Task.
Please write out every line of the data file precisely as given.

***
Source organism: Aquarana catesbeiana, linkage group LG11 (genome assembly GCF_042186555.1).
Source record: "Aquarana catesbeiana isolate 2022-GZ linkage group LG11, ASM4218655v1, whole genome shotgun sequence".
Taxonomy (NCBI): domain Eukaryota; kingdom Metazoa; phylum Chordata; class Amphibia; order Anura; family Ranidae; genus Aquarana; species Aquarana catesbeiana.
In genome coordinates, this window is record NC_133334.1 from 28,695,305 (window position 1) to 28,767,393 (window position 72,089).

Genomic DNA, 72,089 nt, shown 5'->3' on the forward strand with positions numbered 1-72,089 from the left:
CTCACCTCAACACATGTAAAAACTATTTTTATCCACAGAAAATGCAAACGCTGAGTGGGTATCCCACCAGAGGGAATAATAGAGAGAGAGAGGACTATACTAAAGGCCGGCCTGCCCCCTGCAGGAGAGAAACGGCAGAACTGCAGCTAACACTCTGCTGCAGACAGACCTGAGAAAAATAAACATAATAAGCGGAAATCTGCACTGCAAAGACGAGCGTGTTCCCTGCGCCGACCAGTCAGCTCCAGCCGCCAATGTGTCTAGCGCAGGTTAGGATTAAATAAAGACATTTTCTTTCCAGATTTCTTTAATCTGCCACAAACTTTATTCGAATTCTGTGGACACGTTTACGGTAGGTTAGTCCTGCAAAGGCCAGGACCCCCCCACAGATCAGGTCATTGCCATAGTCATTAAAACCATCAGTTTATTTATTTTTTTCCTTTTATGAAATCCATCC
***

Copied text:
Source organism: Aquarana catesbeiana, linkage group LG11 (genome assembly GCF_042186555.1).
Source record: "Aquarana catesbeiana isolate 2022-GZ linkage group LG11, ASM4218655v1, whole genome shotgun sequence".
Taxonomy (NCBI): domain Eukaryota; kingdom Metazoa; phylum Chordata; class Amphibia; order Anura; family Ranidae; genus Aquarana; species Aquarana catesbeiana.
In genome coordinates, this window is record NC_133334.1 from 28,695,305 (window position 1) to 28,767,393 (window position 72,089).

Genomic DNA, 72,089 nt, shown 5'->3' on the forward strand with positions numbered 1-72,089 from the left:
CTCACCTCAACACATGTAAAAACTATTTTTATCCACAGAAAATGCAAACGCTGAGTGGGTATCCCACCAGAGGGAATAATAGAGAGAGAGAGGACTATACTAAAGGCCGGCCTGCCCCCTGCAGGAGAGAAACGGCAGAACTGCAGCTAACACTCTGCTGCAGACAGACCTGAGAAAAATAAACATAATAAGCGGAAATCTGCACTGCAAAGACGAGCGTGTTCCCTGCGCCGACCAGTCAGCTCCAGCCGCCAATGTGTCTAGCGCAGGTTAGGATTAAATAAAGACATTTTCTTTCCAGATTTCTTTAATCTGCCACAAACTTTATTCGAATTCTGTGGACACGTTTACGGTAGGTTAGTCCTGCAAAGGCCAGGACCCCCCCACAGATCAGGTCATTGCCATAGTCATTAAAACCATCAGTTTATTTATTTTTTTCCTTTTATGAAATCCATCC